Nuclear factor E2-related factor 2 (Nrf2) is a key regulator of phase II detoxification in response to oxidative/xenobiotic stress. In normal conditions, Nrf2 binds to the Kelch-like ECH-associating protein 1 (Keap1) in a low-activity state. Under oxidative stress, Keap1 is modified to promote Nrf2 release and translocation into the nucleus [9]. Nrf2 translocation drives the expression of downstream antioxidative enzymes, known as phase II enzymes, including cytoprotective gene heme oxygenase 1 (HO-1) and H:quinone oxidoreductase (NQO1) [10,11,12]. Heme oxygenase catalyzes the degradation of ferrous iron, carbon monoxide, and bilirubin [13]. NQO1 participates in the regulation of superoxide reductase activity and NAD+ generation [14]. Nrf2 promotes glutathione levels by regulating genes for glutathione metabolism such as the glutamate-cysteine ligase catalytic subunit (GCLC) and modifier subunit (GCLM) [15]. In vitro studies have demonstrated that Nrf2 plays an important role in oxidative-stress-induced RPE cell death [16,17,18]. Accumulating evidence has revealed that HO-1 is involved in RPE ferroptosis [8,19]. Therefore, the activation of Nrf2/HO-1 signaling could be a potential target mechanism for the protection of the RPE from oxidative stress, which could be beneficial to AMD.
Olive oil has abundant phenolic compounds. Among them, hydroxytyrosol (HT) is the most effective antioxidant [20]. In recent decades, understanding the beneficial role of HT in the aging process has achieved significant progress. HT has demonstrated a potential protective effect in several age-related diseases, including neurodegenerative diseases and AMD [21]. Hydroxytyrosol acetate (HTac), a natural derivative of HT, is a major component in olive phenols, but has received limited attention. The concentration of both HT and HTac is affected by the cultivar and processing methods of olive oil. HT concentrations range from 18 to 177 μM, whereas HTac concentrations are relative higher than HT and can range from 23 to 654 μM in different types of olive oil [22]. HTac has been reported to possess antioxidant and anti-inflammatory activities [23], presenting a greater bioactivity than HT in improving cognition [24]. The detailed mechanisms underlying HTac benefits remain largely unexplored. We previously observed that HT could protect RPE cells from oxidative stress by activating the Nrf2 signal pathway, thus improving mitochondrial biogenesis and the oxidation status [17,25,26]. Whether HTac can work as an Nrf2 activator in protecting RPE cell functions is still unknown. Despite sharing a similar chemical structure, the similarities and differences of cellular responses to HTac and HT are limited. These are interesting and important aspects of HTac that warrant an extensive investigation.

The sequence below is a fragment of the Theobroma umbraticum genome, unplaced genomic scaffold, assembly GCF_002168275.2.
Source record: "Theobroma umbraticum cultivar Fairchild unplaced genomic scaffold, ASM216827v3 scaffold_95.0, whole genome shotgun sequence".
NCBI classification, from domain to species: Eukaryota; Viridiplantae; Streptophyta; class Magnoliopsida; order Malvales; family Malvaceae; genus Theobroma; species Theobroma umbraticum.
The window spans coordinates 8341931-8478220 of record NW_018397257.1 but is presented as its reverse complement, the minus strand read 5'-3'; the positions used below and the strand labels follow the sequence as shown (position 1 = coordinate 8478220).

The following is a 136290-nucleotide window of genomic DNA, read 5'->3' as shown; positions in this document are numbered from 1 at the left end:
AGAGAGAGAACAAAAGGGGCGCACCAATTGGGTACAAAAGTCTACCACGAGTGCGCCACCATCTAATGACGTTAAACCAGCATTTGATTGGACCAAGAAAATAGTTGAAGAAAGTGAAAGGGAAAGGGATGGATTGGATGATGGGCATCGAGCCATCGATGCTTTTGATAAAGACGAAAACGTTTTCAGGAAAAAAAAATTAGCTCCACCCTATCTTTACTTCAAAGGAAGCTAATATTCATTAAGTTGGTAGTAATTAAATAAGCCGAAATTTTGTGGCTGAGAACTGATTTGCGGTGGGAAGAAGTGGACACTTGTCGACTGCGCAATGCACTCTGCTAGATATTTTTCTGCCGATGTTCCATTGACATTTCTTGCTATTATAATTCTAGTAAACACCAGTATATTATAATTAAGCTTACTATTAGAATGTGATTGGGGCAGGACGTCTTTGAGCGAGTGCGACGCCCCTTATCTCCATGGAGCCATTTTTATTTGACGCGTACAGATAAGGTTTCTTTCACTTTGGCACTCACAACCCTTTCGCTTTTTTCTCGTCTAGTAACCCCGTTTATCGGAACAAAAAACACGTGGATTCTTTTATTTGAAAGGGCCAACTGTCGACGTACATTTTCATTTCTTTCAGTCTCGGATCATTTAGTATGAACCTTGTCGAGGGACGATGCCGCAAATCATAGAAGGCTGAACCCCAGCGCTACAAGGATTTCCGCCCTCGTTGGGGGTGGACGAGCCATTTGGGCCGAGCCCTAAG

In this study, we used the human retinal pigment epithelial cell line ARPE-19 to elucidate the potential protective role of HTac. We performed a comparative analysis between HTac and HT on the cellular responses. The results demonstrated that the cells presented different expression profiles under HTac and HT treatments in addition to consistently activating the Nrf2 system. HTac demonstrated a better capacity than HT in activating Nrf2 and protecting ARPE-19 cells against oxidative challenges. This supports its potential use in various disease management approaches, including those for AMD.

2. Materials and Methods

2.1. Chemicals and Reagents